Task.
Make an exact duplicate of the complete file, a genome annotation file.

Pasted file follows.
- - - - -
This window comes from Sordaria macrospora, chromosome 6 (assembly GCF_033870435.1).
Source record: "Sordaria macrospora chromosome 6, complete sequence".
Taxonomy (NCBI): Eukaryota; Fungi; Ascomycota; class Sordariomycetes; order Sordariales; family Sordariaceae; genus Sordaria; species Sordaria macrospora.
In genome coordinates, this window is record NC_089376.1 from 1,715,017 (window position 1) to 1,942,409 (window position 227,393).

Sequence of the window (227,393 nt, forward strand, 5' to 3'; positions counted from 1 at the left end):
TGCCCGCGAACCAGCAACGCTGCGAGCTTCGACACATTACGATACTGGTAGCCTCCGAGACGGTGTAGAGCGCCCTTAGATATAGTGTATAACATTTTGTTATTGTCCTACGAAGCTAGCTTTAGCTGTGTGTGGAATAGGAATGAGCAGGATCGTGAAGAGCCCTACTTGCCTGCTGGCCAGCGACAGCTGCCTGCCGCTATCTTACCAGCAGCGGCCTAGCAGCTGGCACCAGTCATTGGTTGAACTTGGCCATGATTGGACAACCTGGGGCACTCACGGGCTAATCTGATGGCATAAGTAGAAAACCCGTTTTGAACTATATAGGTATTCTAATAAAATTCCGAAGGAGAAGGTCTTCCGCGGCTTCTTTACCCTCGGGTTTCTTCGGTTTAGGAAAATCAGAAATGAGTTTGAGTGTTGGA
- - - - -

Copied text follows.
This window comes from Sordaria macrospora, chromosome 6 (assembly GCF_033870435.1).
Source record: "Sordaria macrospora chromosome 6, complete sequence".
Taxonomy (NCBI): Eukaryota; Fungi; Ascomycota; class Sordariomycetes; order Sordariales; family Sordariaceae; genus Sordaria; species Sordaria macrospora.
In genome coordinates, this window is record NC_089376.1 from 1,715,017 (window position 1) to 1,942,409 (window position 227,393).

Sequence of the window (227,393 nt, forward strand, 5' to 3'; positions counted from 1 at the left end):
TGCCCGCGAACCAGCAACGCTGCGAGCTTCGACACATTACGATACTGGTAGCCTCCGAGACGGTGTAGAGCGCCCTTAGATATAGTGTATAACATTTTGTTATTGTCCTACGAAGCTAGCTTTAGCTGTGTGTGGAATAGGAATGAGCAGGATCGTGAAGAGCCCTACTTGCCTGCTGGCCAGCGACAGCTGCCTGCCGCTATCTTACCAGCAGCGGCCTAGCAGCTGGCACCAGTCATTGGTTGAACTTGGCCATGATTGGACAACCTGGGGCACTCACGGGCTAATCTGATGGCATAAGTAGAAAACCCGTTTTGAACTATATAGGTATTCTAATAAAATTCCGAAGGAGAAGGTCTTCCGCGGCTTCTTTACCCTCGGGTTTCTTCGGTTTAGGAAAATCAGAAATGAGTTTGAGTGTTGGA